Friday, October 30, 2015

The Cabinet of Dr. Caligari, The Eerie 20s

From Germany, nearly a century ago, came 1920's "The Cabinet of Dr. Caligari."  One of the first classic horror flicks? .....Or....a foretelling of the Nationalist Socialist reign in Germany which would sweep the country over the next couple of decades? In either case, this is a most eerie film from the silent era. Though writer Carl Mayer, or director Robert Weine, may not have heard of Adolph Hitler back when they made this film, both men hit on the power of seduction and what evils may befall men when free will is hijacked or poisoned.  Fans of "Casablanca" may remember Conrad Veidt as the National Socialist general.  In our horror film today, Mr. Veidt plays the creature in Dr. Caligari's cabinet.
A carnival enters a small German village.  On their arrival, Dr. Caligari (Werner Krauss) is ridiculed by the town clerk upon requesting a permit for his act.  His act?  Inside a small coffin like cabinet is a somnambulist. This creature is 23 years old and has been asleep since birth.  Dr. Caligari has the power to awaken him, and at that time, the being will tell the future of the spectators at the act.  Uh-oh...that night, the town clerk is stabbed to death.  Francis (Fiedrich Feher) and Alan (Hans Heinrich von Twardowski) go see the act, and Alan asks the zombie like creature "How long will I live?" Not a smart move.  The somnambulist answers...." 'til dawn."  Guess dawn, the somnambulist sneaks into Alan's home and stabs him to death while in bed.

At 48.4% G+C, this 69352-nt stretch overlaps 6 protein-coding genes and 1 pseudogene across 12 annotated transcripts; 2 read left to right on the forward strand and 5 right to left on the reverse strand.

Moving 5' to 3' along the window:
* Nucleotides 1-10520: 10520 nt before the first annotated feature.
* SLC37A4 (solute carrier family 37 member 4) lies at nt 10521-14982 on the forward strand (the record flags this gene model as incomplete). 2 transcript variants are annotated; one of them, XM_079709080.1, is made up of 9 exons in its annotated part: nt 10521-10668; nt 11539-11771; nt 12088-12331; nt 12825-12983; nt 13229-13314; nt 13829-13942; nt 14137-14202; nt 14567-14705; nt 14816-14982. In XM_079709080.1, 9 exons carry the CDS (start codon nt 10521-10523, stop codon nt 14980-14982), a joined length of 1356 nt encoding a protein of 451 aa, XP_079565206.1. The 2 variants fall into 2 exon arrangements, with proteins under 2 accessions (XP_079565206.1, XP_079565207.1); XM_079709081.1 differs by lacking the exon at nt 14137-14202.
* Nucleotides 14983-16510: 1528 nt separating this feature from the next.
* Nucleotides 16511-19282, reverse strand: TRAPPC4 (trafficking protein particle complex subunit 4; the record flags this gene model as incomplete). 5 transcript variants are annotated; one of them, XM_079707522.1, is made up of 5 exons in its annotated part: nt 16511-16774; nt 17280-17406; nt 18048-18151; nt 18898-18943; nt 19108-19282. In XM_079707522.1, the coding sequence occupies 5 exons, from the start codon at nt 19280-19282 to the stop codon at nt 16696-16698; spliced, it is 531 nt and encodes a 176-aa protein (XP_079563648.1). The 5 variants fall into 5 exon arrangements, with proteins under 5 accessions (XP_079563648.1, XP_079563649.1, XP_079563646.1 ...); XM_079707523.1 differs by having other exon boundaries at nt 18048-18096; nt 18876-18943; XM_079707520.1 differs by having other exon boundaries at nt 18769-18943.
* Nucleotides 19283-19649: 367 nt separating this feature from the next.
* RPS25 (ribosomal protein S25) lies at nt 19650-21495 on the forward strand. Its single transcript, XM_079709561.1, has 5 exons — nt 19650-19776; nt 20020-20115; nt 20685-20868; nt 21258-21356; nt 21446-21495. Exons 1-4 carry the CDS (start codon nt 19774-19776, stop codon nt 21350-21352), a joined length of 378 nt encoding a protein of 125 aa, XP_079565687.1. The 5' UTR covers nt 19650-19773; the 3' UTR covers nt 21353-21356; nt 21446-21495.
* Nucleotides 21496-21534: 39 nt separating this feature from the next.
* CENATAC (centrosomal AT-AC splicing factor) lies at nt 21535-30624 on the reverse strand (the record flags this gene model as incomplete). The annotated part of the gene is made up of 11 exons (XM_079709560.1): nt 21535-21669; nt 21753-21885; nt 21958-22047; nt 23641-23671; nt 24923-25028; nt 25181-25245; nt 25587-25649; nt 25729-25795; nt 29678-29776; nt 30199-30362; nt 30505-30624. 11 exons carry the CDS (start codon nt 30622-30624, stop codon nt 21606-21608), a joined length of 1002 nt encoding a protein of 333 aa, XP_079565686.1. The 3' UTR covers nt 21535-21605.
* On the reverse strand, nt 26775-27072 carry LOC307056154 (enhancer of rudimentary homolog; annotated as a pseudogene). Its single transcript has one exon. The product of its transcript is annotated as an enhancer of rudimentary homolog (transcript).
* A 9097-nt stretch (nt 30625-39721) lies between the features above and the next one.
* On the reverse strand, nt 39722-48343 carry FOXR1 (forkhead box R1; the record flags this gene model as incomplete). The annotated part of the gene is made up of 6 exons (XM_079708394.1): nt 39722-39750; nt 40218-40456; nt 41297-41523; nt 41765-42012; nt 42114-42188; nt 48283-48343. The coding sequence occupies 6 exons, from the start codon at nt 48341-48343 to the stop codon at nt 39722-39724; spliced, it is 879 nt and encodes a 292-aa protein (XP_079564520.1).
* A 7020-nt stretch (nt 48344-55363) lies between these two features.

The police and Francis suspect Dr. Caligari but can't prove it.  Caligari is smart and knows he is being watched. The evil doctor then sets his sights on Francis' main squeeze, and the thing is sent to kill her. Instead of killing her, the ever asleep zombie falls in love with the vision of loveliness and tries to carry her away.  With the cops and Francis on it's tail, Jane (Lil Dagover) is apparently rescued. Now, the cavalry rushes to Dr. Caligari's carnival trailer....but the evil doctor is cunning.  The ending is chilling, and the sets and photography are creepy.  Who is Caligari, and where did he come from? What will be the fate of the somnambulist?  Is Jane really safe after her rescue, or are powers out of our control also at work?  
The ending is most unnerving, and this film's influence on modern horror is obvious.  Whether the makers had social commentary in mind when they made "The Cabinet of Dr. Caligari" is uncertain, but this film works so well as a horror movie either in 1920 or 2015.  This classic is available on Netflix.   

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